PATHEOS – March 2012
Just a few days before Lent began this year and in anticipation of it, Doug Pagitt–who somehow always manages to pastor us all, thank God– set a date for the two of us to engage in a Skyped conversation about Lent. But not about Lent in general, he said. Rather, he wanted us to talk about Lent from my perspective as a liturgical Christian. Since almost nobody ever asks me to speak as a liturgical, I was as much charmed as pleased. [In the South, those are two entirely different conditions, and “charmed” trumps “pleased” every time.]
We talked conversationally about all the obvious patterns and rhythms and approaches that mark us liturgicals as different in praxis from our evangelical and Protestant siblings. From time to time in our conversation, we inevitably would circle back, of course, to that most obvious of liturgical hallmarks, the use of written prayers.
For me, the beauty of our written prayers is, at least in part, their very antiqueness. Like the Psalms of Israel, they are the ancient, well-worn, oft-used heritage of my forebears in the faith, men and women whose times may have been different from my own, but whose humanness varied from mine not at all. For me, there is always, as well, the reality that when I pray within the appointed rhythms of the prayerbook, I pray as thousands of my fellow-liturgicals are likewise praying that same day and/or within the same hour of that day. There is, in other words, a perceived gathering of the saints before the throne of God despite the fact that most of us are invisible to one another at the time.
All of this is, of course, only by way of lead-in, because what really matters to me here is that some of those written prayers of the Church, by virtue of their very ability to be forever revisited and repeated, are susceptible to a greater richness of cumulative association than spontaneous prayer ever can be. One such prayer is one we Anglicans pray over and over again, especially in Lent. We pray:
God of justice, God of mercy, bless all those who are surprised with pain this day from suffering caused by their own weakness or that of others. Let what we suffer teach us to be merciful; let our sins teach us to forgive. This I ask through the intercession of Jesus and all who die forgiving those who oppressed them. Amen.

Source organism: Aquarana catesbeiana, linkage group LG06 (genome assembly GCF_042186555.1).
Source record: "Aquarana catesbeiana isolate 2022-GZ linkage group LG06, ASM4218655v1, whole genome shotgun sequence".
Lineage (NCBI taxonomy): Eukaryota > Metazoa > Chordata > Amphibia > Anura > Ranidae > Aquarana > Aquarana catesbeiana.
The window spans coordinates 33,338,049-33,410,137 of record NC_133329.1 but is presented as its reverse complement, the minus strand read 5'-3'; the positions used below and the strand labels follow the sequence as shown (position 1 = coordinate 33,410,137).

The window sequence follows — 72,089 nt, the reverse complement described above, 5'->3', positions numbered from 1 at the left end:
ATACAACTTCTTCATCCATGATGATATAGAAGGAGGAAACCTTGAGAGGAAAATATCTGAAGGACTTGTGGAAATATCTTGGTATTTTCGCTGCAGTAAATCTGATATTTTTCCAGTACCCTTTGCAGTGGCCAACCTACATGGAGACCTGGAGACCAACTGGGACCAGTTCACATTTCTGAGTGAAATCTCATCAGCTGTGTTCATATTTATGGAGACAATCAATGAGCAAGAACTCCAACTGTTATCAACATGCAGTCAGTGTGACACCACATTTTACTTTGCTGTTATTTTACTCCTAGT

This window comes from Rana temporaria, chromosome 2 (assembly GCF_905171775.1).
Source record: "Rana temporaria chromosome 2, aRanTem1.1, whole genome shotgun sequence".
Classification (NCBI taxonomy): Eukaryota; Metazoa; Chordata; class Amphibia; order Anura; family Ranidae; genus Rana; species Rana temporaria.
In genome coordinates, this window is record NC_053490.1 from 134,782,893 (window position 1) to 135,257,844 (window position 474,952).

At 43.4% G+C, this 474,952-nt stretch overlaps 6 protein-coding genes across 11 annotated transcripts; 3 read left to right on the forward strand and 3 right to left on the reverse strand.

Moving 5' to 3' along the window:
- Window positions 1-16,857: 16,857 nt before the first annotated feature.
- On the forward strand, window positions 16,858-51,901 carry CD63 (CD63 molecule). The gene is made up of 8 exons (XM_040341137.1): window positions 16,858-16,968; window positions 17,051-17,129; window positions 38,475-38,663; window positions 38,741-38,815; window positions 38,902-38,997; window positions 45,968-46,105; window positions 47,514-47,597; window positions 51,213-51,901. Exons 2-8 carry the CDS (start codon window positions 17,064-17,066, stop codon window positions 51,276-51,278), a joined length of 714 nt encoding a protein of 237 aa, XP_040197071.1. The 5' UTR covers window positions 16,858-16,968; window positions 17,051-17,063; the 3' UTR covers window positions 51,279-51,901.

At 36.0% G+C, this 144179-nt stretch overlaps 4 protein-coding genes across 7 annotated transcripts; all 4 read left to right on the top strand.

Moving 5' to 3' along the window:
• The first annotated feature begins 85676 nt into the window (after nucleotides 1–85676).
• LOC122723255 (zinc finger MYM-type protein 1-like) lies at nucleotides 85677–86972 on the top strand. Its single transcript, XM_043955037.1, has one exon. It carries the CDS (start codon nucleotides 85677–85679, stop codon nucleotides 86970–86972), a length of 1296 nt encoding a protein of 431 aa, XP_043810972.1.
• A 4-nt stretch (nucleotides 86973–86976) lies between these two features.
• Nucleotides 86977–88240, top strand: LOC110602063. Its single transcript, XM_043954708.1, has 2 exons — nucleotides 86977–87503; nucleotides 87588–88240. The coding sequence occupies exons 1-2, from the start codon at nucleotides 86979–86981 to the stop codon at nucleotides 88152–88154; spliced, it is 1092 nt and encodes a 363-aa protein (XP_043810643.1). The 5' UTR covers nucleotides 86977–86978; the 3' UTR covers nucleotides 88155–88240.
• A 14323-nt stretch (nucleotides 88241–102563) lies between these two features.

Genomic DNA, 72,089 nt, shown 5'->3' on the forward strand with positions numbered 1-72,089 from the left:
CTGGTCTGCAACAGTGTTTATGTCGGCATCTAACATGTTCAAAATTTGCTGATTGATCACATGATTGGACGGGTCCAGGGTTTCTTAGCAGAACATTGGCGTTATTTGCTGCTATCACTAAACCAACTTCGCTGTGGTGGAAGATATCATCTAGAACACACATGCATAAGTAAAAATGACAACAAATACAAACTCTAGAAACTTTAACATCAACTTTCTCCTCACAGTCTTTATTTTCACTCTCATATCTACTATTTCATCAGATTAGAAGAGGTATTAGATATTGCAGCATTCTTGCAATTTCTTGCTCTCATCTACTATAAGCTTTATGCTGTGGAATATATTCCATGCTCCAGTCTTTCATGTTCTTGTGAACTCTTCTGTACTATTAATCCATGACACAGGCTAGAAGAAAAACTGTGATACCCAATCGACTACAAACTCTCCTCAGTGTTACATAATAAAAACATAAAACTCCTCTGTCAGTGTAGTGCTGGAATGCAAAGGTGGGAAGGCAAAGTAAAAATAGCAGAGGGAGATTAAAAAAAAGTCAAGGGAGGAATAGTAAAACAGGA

But every Lent, the resonance—the depth of that prayer—lies not in its own particular words, but in those of another prayer, this one not Christian but, rather, Jewish in origin. And I read it, because I can not pray it. I have no right.
Ravensbruck Concentration Camp was one of the most hideous of Nazi atrocities. A women’s camp, it was established primarily to incarcerate Jewesses and their children, though some lesbian and gypsy women were eventually detained there as well. The offenses against God and humanity were so heinous at Ravensbruck that, as the War drew nearer and nearer to its end, the Nazis themselves became anxious lest the secrets of the camp somehow leak out into the world at large.
Accordingly, in the early spring of 1945, as the liberating Russian forces drew closer to Ravensbruck, there was greater and greater urgency about destroying every physical evidence of, and every living witness to, what had actually happened there. Forced death marches of evacuation and unremitting use of the on-site ovens were instituted. As a result, by the time the Russians actually arrived on April 30, 1945, only 3,500 women were left…only 3,500 of the 130,000 who had been held there over the years. There simply had not been either time enough or facilities enough to kill them all [although the ovens, we are told, were still smoking when the soldiers broke through into the Camp to liberate it.]
But what one detachment of Russian soldiers found is what I—and a myriad of other Christians, I suspect—carry always in my Lenten soul. What they found, as they made their way through the abandoned barracks looking for survivors, was a prayer. Written by a Jewess on a scrap of paper and stuffed hastily into a crack in the wall behind one of the cots, it obviously had not been there for long, perhaps no more than a few hours. Its words, however, are beyond time:
Lord, remember not only the men of good will, but also those of ill will. Do not remember all the suffering they have inflicted upon us. Remember rather the fruits we have bought, thanks to this suffering: our comradeship, our loyalty, our humility, the courage, the generosity, the greatness of heart that has grown out of this. And when they come to judgment, let all the fruits we have bourne be their forgiveness.
The two prayers, in their seasonal congress during this holy time, seem to me to form the most potent expression of Lent’s call, a call that exceeds the reach of either alone. It seems to me that, in concert with one another, they call us not so much to repentance as such, but rather to the living of lives that participate in the atonement of the world as did He Whose unfathomable courage and devotion to us is the Great Prayer…and, perhaps, by grace, also to the holiness of soul that attended those of His people who left us the prayer of Ravensbruck.